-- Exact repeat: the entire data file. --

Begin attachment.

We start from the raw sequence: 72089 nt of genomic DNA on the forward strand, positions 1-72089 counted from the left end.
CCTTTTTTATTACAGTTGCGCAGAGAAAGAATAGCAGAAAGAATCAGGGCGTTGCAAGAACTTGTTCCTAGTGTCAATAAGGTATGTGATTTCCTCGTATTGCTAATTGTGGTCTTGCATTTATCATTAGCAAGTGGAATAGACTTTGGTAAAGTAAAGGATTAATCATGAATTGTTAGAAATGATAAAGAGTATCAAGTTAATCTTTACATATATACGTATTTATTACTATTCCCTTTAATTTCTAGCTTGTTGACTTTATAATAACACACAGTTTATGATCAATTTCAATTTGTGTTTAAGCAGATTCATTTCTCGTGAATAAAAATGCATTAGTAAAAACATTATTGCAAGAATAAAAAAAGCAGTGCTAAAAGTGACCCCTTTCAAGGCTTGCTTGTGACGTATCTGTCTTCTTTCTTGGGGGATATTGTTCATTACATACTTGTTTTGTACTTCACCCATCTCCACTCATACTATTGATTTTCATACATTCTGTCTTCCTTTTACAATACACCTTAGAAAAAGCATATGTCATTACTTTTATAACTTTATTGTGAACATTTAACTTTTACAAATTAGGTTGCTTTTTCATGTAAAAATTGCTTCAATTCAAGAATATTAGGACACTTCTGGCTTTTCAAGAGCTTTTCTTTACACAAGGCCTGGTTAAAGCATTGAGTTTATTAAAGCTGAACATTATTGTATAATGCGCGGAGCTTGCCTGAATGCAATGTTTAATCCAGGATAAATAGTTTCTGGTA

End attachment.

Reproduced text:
We start from the raw sequence: 72089 nt of genomic DNA on the forward strand, positions 1-72089 counted from the left end.
CCTTTTTTATTACAGTTGCGCAGAGAAAGAATAGCAGAAAGAATCAGGGCGTTGCAAGAACTTGTTCCTAGTGTCAATAAGGTATGTGATTTCCTCGTATTGCTAATTGTGGTCTTGCATTTATCATTAGCAAGTGGAATAGACTTTGGTAAAGTAAAGGATTAATCATGAATTGTTAGAAATGATAAAGAGTATCAAGTTAATCTTTACATATATACGTATTTATTACTATTCCCTTTAATTTCTAGCTTGTTGACTTTATAATAACACACAGTTTATGATCAATTTCAATTTGTGTTTAAGCAGATTCATTTCTCGTGAATAAAAATGCATTAGTAAAAACATTATTGCAAGAATAAAAAAAGCAGTGCTAAAAGTGACCCCTTTCAAGGCTTGCTTGTGACGTATCTGTCTTCTTTCTTGGGGGATATTGTTCATTACATACTTGTTTTGTACTTCACCCATCTCCACTCATACTATTGATTTTCATACATTCTGTCTTCCTTTTACAATACACCTTAGAAAAAGCATATGTCATTACTTTTATAACTTTATTGTGAACATTTAACTTTTACAAATTAGGTTGCTTTTTCATGTAAAAATTGCTTCAATTCAAGAATATTAGGACACTTCTGGCTTTTCAAGAGCTTTTCTTTACACAAGGCCTGGTTAAAGCATTGAGTTTATTAAAGCTGAACATTATTGTATAATGCGCGGAGCTTGCCTGAATGCAATGTTTAATCCAGGATAAATAGTTTCTGGTA